Why You'll Look Like A Total Tourist Trying To Order This Common Food In Italy

When envisioning a meal in Italy, many might dream of a warm, crusty loaf of garlic bread accompanying a hearty plate of spaghetti, perfectly complementing the rich, tomato-based sauce. This image, however, is where fantasy diverges sharply from reality. Garlic bread, as known and loved by many outside of Italy, actually doesn't exist in the traditional Italian kitchen. Ordering garlic bread is one of those things tourists should never do when visiting Italy — it will earn some confused looks from the waiter and stamp you with a clear "tourist" label.

Garlic bread typically involves a baguette or similar loaf, split open and slathered with a generous mix of butter, garlic, and herbs like oregano, then broiled to perfection. Sometimes, it is topped with cheese, such as mozzarella or Parmesan. It's been a staple in Italian-American cuisine since the 1950s, readily found on menus and even supermarket freezer aisles across the United States and other countries. Despite being ubiquitous (and unlimited) in every Olive Garden, garlic bread is neither of those things in Italian dining.

Its absence in Italian restaurants and homes starkly represents the culinary differences that have evolved with Italian cuisine abroad. According to a 2021 survey conducted by YouGov, 48% of Italians considered having garlic bread with a pasta meal unacceptable. You will, however, find garlic bread in Italian restaurants that cater to tourists, especially in major cities like Rome, Venice, and Milan. But the garlic bread found there is a false pretender of the original ancestor: bruschetta.

Garlic bread vs. bruschetta

Pronounced like "bru-sketta," bruschetta is a staple dish with mysterious origins: Some believe it originated in the 15th century in Central Italy, while others consider it to be much older, dating back to ancient Rome (when olive growers would use bread to sample the first fresh-pressed batch). The basic recipe calls for grilled Italian bread rubbed with garlic, sprinkled with salt, pepper, and tomatoes, drizzled with olive oil, and garnished with basil. Variations may include mozzarella, onion, cured meats, and other toppings.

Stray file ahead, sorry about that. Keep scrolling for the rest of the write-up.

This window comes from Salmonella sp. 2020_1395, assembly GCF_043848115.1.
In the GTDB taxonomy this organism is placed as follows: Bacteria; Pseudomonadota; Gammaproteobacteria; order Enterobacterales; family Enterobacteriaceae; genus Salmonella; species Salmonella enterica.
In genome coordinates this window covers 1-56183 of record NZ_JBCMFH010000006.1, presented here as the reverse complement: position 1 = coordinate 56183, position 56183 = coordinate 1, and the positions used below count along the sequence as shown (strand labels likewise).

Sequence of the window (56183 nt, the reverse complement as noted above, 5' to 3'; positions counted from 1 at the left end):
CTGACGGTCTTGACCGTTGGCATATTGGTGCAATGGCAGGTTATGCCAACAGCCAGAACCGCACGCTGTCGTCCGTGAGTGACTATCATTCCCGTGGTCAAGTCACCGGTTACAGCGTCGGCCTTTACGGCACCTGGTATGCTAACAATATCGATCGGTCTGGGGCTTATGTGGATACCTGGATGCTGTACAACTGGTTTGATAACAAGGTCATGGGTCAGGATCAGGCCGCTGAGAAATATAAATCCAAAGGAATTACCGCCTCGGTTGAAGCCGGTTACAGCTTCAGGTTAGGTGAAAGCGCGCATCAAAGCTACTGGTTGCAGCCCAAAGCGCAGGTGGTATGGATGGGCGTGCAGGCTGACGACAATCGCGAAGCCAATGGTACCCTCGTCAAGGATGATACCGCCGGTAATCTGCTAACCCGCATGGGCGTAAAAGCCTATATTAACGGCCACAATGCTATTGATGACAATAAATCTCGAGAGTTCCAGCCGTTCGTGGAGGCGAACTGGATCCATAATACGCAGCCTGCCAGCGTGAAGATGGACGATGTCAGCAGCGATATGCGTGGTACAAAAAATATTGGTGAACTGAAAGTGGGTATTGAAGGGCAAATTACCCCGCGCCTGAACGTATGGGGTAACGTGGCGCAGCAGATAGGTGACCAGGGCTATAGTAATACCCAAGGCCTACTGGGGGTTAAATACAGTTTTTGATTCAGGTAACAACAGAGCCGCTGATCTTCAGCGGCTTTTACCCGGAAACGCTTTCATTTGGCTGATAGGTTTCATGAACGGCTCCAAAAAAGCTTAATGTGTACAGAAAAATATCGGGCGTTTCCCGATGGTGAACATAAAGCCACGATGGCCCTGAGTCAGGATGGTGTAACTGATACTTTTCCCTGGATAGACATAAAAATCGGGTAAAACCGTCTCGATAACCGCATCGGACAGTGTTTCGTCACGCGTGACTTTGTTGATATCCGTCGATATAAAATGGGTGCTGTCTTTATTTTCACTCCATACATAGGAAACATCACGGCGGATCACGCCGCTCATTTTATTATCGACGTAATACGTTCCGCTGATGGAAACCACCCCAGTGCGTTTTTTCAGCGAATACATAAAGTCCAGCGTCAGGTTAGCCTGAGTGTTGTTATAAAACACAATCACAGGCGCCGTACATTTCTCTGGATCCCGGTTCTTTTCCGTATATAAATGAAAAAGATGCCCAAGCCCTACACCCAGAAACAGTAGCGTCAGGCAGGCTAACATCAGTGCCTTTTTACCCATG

So, how did garlic bread evolve from this historic dish? Between 1880 and 1924, more than 4 million Italians immigrated to the U.S., with many more following in the decades after. Italians had to adapt to a new life, new cuisine, and new ingredients. Olive oil and tomatoes, foundational to bruschetta and Italian cooking, were scarce back then. Butter, found abundantly, was the next best thing. Thus, garlic bread was born — the Italian-American version of bruschetta. Another close relative is the Tuscan appetizer "fettunta": a grilled slice of garlic-rubbed bread drizzled with olive oil.

Italian culinary philosophy is rooted in the concept of "cucina povera," or "peasant cooking," which emphasizes simplicity, seasonality, and making the most of local ingredients. This manifests in a minimalistic yet flavorful preparation of dishes, where the quality of the ingredients are the focus without the need for heavy sauces or excessive garnishes. Yes, bread and garlic do play a significant role in Italian cooking, but not in the amalgamation known as garlic bread.

What to order instead

The expectation of finding garlic bread on Italian menus is a clear example of how Italian-American cuisine has diverged from its roots, adapting to local tastes and ingredients. This has given rise to a new culinary tradition that, while Italian in inspiration, is uniquely American in execution. Other dishes, such as spaghetti and meatballs, chicken parmesan, shrimp scampi, and, indeed, garlic bread, are beloved in the U.S. but would be considered untraditional or even ridiculous in Italy.

For those eager to dive into authentic Italian dining, it's essential to embrace local eating habits and traditions. Opting for regional specialties and asking locals for recommendations can lead to a more genuine and enriching culinary experience. It's also a fantastic opportunity to discover dishes that might never make it onto the menus of restaurants anywhere outside of Italy, such as ribollita from Tuscany, ossobuco from Lombardy, or caponata from Sicily.

Familiar foods can be comforting, especially when traveling far from your home turf. However, venturing outside of one's culinary comfort zone is a rewarding aspect of exploring new cultures. Instead of seeking out the blasphemous garlic bread, why not try pane all'Olio (bread made with olive oil) or focaccia al rosmarino (rosemary focaccia)? Or, of course, the original bruschetta or fettunta. These dishes will offer a taste of genuine Italian bread traditions without the faux pas of ordering a non-existent staple. Plus, you'll eat and look like a local when traveling in Italy. Buon appetito!